Image: D. O'Rourke

Mastodon hunt site, Washington

An X-ray of a mastodon bone reveals the tip of a spear wielded by a hunter 13,800 years ago. Studies of that kill helped push back the dates for the arrival of humans in America.
Image: Center for the Study of the First Americans, Texas A&M Univ.


150,000 to 125,000 years ago.

The global migration began when modern humans left Africa and crossed the Sinai or the base of the Red Sea. Fossils in Israel record their presence, and a 2011 discovery in Arabia suggests that by 125,000 years ago (125 kyr ago), modern humans had reached the doorstep of Asia. Click on the red circles for key sites.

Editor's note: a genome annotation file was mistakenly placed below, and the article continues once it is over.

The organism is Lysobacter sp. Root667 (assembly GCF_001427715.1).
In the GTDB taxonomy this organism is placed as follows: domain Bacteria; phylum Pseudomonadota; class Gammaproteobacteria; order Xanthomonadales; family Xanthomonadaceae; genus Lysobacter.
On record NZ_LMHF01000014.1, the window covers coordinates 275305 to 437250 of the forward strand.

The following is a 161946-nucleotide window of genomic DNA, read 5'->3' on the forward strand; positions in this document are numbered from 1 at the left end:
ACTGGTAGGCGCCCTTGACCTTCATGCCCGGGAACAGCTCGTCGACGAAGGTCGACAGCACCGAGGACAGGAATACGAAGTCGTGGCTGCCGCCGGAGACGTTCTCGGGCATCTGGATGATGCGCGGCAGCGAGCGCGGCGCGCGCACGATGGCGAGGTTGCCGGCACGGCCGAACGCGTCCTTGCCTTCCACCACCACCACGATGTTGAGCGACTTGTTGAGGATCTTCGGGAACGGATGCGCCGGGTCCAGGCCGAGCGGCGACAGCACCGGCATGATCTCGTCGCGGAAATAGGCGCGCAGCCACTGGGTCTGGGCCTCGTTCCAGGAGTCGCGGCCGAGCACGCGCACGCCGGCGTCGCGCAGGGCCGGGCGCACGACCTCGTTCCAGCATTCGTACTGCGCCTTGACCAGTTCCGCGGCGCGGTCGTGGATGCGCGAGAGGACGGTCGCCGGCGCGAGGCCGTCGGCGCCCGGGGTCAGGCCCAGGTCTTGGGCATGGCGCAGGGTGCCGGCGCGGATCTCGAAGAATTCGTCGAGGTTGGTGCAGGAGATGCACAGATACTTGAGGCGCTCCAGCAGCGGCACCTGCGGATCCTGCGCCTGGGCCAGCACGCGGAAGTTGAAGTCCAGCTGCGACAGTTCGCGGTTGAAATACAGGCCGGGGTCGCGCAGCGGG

125,000 to 50,000 years ago.

Modern humans may have crossed into Asia as far back as 125,000 years ago and reached India before the eruption of Toba 74,000 years ago. An alternative view holds that humans colonized Asia no earlier than 60,000 years ago by spreading rapidly along the coast of the Indian Ocean.


50,000 to 20,000 years ago.

Better purification techniques in radiocarbon dating have pushed back the arrival of the earliest humans in Europe to 45,000 years ago, 5,000 years earlier than was thought, and may shed light on when and how they interacted with Neanderthals.


20,000 to 10,000 years ago.

Archaeological remains and genetic clues suggest that modern humans left Siberia and made it to North America more than 14,000 years ago, at the end of the last ice age. Researchers debate whether the colonists walked down through central Canada or skirted the coast in boats. A controversial hypothesis suggests that the first Americans came from Europe by boat.